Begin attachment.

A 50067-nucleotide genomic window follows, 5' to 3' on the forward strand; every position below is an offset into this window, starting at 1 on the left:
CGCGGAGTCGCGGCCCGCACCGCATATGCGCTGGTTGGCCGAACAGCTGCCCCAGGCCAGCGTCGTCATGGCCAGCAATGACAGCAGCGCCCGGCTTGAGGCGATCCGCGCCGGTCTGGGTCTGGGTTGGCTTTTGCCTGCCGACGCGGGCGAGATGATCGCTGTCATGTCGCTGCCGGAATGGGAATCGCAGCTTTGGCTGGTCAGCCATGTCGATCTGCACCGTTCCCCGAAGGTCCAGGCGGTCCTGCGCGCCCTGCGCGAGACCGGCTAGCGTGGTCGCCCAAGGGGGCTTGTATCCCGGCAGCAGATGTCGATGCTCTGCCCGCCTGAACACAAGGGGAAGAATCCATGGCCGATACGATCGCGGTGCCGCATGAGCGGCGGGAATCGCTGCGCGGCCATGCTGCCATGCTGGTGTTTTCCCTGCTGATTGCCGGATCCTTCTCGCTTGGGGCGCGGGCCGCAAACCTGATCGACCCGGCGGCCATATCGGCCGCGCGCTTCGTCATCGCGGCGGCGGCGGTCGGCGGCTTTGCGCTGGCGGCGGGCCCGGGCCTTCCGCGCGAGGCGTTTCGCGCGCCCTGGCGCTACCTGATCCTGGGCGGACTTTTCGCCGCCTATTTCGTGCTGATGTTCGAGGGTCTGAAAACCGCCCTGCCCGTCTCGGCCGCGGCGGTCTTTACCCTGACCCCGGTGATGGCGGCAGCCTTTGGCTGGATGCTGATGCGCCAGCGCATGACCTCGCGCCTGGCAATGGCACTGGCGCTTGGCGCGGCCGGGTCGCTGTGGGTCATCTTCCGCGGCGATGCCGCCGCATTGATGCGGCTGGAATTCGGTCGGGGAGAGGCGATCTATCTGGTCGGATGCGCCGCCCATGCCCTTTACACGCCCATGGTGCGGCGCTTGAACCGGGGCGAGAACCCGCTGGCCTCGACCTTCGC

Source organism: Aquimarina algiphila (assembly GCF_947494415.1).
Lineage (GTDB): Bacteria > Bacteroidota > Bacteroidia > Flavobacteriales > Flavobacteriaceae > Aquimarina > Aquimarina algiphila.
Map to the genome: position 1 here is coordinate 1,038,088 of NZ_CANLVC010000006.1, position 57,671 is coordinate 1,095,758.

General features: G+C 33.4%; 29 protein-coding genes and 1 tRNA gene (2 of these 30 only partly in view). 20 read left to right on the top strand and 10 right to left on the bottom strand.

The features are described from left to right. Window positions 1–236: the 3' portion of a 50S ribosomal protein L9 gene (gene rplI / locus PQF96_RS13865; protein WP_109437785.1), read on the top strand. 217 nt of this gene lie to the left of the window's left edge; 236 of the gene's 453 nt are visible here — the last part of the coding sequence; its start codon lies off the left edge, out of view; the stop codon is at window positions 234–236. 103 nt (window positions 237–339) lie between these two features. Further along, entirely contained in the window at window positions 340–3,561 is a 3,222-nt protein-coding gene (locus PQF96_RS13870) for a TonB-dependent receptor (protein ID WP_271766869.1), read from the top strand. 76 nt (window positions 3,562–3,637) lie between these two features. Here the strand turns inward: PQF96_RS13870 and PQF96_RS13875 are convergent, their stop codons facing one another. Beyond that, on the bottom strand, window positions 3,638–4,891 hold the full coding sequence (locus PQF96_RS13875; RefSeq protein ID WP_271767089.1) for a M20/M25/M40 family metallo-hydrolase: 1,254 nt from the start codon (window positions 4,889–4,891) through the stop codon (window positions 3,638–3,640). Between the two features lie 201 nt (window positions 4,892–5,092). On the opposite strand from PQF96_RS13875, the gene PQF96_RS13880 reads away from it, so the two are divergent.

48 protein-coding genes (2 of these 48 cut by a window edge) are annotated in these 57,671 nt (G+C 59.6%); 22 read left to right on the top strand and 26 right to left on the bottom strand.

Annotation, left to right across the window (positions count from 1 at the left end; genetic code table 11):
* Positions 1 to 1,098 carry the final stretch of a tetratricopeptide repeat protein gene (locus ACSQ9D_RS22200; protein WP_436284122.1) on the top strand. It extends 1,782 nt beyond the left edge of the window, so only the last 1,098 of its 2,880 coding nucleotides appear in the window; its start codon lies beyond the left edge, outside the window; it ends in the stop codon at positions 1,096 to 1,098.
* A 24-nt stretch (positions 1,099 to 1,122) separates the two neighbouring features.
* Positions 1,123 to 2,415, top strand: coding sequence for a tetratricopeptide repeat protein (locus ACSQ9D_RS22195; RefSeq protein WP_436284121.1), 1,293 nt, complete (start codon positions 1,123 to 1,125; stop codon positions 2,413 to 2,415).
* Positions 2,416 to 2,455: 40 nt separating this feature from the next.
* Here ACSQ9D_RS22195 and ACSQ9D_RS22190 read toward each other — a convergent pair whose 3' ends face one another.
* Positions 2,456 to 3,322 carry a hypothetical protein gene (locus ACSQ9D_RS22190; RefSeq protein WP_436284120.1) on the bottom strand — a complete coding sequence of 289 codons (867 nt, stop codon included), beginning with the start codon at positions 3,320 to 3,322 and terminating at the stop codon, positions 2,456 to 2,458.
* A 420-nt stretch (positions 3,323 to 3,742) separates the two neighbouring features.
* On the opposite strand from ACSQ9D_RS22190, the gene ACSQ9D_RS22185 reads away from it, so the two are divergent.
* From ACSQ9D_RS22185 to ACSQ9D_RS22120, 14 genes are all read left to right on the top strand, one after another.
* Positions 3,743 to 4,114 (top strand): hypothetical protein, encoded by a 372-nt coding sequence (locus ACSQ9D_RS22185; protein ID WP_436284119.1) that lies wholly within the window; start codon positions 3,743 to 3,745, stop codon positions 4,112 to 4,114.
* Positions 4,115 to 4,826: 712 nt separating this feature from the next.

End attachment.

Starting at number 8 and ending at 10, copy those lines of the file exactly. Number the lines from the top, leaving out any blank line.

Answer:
48 protein-coding genes (2 of these 48 cut by a window edge) are annotated in these 57,671 nt (G+C 59.6%); 22 read left to right on the top strand and 26 right to left on the bottom strand.

Annotation, left to right across the window (positions count from 1 at the left end; genetic code table 11):
* Positions 1 to 1,098 carry the final stretch of a tetratricopeptide repeat protein gene (locus ACSQ9D_RS22200; protein WP_436284122.1) on the top strand. It extends 1,782 nt beyond the left edge of the window, so only the last 1,098 of its 2,880 coding nucleotides appear in the window; its start codon lies beyond the left edge, outside the window; it ends in the stop codon at positions 1,096 to 1,098.